Game Theory : Civility in Nature ?

Fighting over potential mates is a common theme in the natural world which takes many forms between different species – each with their own unique set of rules and complexities.

In this post, I am going to take a look at this dynamic in nature and see if any parallels can be drawn with humans.

Bears are legit furry monsters, standing at three meters tall and weighing nearly 400 KG, along with 10 kitchen knives for fingers and jaws with a crushing power of 1300 PSI they are more than equipped to give you a bad day.

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Male bears like many other animals fight each other for the right to mate but what is interesting is that this competition shows the trappings of civility.

If male bears fought with no rules and used all of the in-built weaponry, I listed before it wouldn’t end well for either of them, even if one wins it is very likely that it will sustain significant injuries that impair its ability to hunt properly and will die in the long run.

To get past this problem bears wrestle which establishes a similar outcome to the duel as the bear that wins the wrestle would also most likely win the death match as the larger and more powerful bear has a significant edge in both formats. By instinctually agreeing to wrestle and not full on fight each other the chances of injury during the competition is dramatically reduced, these rules are however not absolute- bear on bear fatalities do happen but this is rare when fighting for mates.

This instinctual agreement is known as Game Theory.

The parallels between humans and animals here are obvious; even the wrestling techniques are similar – MMA fighter Khabib Nurmagomedov (The Eagle) was trained as a kid by wrestling bears.

Look at how the bear uses its paw to block his hips and pin him, the bear is showing real skill and technique here.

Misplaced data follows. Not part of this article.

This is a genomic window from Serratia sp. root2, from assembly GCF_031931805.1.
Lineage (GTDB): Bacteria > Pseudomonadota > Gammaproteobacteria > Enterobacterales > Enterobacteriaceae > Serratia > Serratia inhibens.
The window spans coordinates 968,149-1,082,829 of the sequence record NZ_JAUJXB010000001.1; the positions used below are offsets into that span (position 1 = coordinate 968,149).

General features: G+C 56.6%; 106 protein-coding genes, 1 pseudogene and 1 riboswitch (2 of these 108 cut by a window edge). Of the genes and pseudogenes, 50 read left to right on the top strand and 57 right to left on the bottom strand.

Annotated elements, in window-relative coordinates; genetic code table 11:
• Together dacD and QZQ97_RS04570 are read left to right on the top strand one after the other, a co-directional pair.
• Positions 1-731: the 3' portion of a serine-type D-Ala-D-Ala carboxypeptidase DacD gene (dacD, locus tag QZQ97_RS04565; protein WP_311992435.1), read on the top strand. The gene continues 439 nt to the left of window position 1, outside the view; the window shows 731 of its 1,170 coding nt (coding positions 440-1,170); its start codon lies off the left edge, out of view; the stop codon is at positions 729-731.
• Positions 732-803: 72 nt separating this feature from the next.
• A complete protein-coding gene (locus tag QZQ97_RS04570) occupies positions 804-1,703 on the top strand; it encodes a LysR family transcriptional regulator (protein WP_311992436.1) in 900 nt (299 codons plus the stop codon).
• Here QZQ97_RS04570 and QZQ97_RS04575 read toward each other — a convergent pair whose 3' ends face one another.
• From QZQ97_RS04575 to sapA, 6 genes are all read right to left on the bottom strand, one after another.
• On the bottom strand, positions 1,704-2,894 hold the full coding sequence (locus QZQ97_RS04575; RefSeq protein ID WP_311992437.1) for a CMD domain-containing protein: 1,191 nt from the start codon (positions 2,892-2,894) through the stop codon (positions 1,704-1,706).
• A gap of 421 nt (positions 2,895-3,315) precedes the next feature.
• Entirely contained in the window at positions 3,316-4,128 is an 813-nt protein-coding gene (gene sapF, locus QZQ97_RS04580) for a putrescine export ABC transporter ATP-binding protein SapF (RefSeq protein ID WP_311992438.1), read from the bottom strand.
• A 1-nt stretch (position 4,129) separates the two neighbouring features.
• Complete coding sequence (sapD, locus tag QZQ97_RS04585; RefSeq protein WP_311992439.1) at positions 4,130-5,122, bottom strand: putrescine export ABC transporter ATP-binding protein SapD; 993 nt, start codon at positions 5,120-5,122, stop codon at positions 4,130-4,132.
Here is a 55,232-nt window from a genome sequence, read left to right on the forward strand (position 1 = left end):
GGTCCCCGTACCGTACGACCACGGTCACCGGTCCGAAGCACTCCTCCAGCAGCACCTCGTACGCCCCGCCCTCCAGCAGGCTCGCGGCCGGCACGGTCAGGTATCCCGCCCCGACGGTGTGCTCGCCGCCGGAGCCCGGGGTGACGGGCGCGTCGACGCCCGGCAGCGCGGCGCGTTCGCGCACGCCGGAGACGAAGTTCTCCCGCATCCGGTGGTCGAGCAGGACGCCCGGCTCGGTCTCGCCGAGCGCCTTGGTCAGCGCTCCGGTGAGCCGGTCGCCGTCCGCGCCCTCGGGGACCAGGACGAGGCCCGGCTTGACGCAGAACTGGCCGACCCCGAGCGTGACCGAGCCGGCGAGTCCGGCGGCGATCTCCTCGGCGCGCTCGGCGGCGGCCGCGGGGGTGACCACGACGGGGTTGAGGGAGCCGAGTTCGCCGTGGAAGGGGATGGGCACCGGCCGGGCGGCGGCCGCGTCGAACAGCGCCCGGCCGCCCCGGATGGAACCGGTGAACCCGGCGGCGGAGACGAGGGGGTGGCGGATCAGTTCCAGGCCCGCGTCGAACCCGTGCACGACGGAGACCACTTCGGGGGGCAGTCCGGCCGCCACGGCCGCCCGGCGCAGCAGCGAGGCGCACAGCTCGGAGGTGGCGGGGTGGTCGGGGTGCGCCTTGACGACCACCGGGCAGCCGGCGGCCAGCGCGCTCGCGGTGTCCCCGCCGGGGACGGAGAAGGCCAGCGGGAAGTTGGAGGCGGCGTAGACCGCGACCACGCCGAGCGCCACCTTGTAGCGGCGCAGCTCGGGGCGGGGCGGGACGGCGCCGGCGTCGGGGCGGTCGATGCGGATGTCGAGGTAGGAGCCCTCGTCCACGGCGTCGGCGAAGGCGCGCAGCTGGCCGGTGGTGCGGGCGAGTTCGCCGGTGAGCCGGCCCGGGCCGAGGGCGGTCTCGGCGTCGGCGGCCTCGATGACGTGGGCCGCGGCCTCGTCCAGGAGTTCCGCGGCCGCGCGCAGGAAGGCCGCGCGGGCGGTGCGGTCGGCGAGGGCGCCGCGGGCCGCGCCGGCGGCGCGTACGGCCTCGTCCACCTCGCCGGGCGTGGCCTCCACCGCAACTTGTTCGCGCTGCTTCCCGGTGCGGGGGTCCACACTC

Humans don’t have the same built-in weaponry as bears but a no rules hand to hand combat match between two humans can be very damaging.  But by agreeing to a safer form of fighting that is likely to simulate the same outcome of a real combative encounter – both participants benefit from the reduced risk.

A more simplistic version of this is seen in great white sharks, if two great white sharks had an actual fight neither would live so they swim next to each other and measure each other up, the larger one wins and the smaller one defers – its as simple as that. Although they do occasionally bite each other as you can see in the image below.

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Worth noting that in Great White Sharks the females are bigger and more dominant than the males and thus the females fight each over for mating rights with the males, below is a real picture of ‘big blue’ – a massive female that has been spotted of the coast of New Mexico.

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But game theory isn’t always about size and strength, instead of fighting some animals have adopted an acrobatic/dancing approach to attracting mates.  These displays still rely on physical prowess and good health and are generally employed by animals with a more fragile physiology such as birds.

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Basically a walking emoji

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The walking Cornetto

Dancing is used by humans both to attract mates and even settle disputes – dance off between gangs are a real thing as actually fighting is bad for both parties. A similar element of this can even be seen in some traditional forms of kung Fu which employ impractical and overly embellished combative movements in a ritualised sequence, the practitioner that performs the sequence best wins – again better than actually throwing down for both parties involved.

You can even draw parallels here for political debates – a ritualised, argument to decide who gets to be the alpha that leads the pack. This obviously has its drawbacks which have recently resulted in the appointment of this guy to being the most powerful human in existence.

As I mentioned before game theory does break down at times and this is particularly damaging with this happens with humans as it results in industrialised warfare.

It is interesting to note that civility is even employed in the savagery of the animal kingdom as it dampens the negative effects of competition and allows the species to prosper as a whole, the world might be a better place if we put for resources into healthy competition such as the Olympics, rather than launching exploding tubes of metal at each other from afar.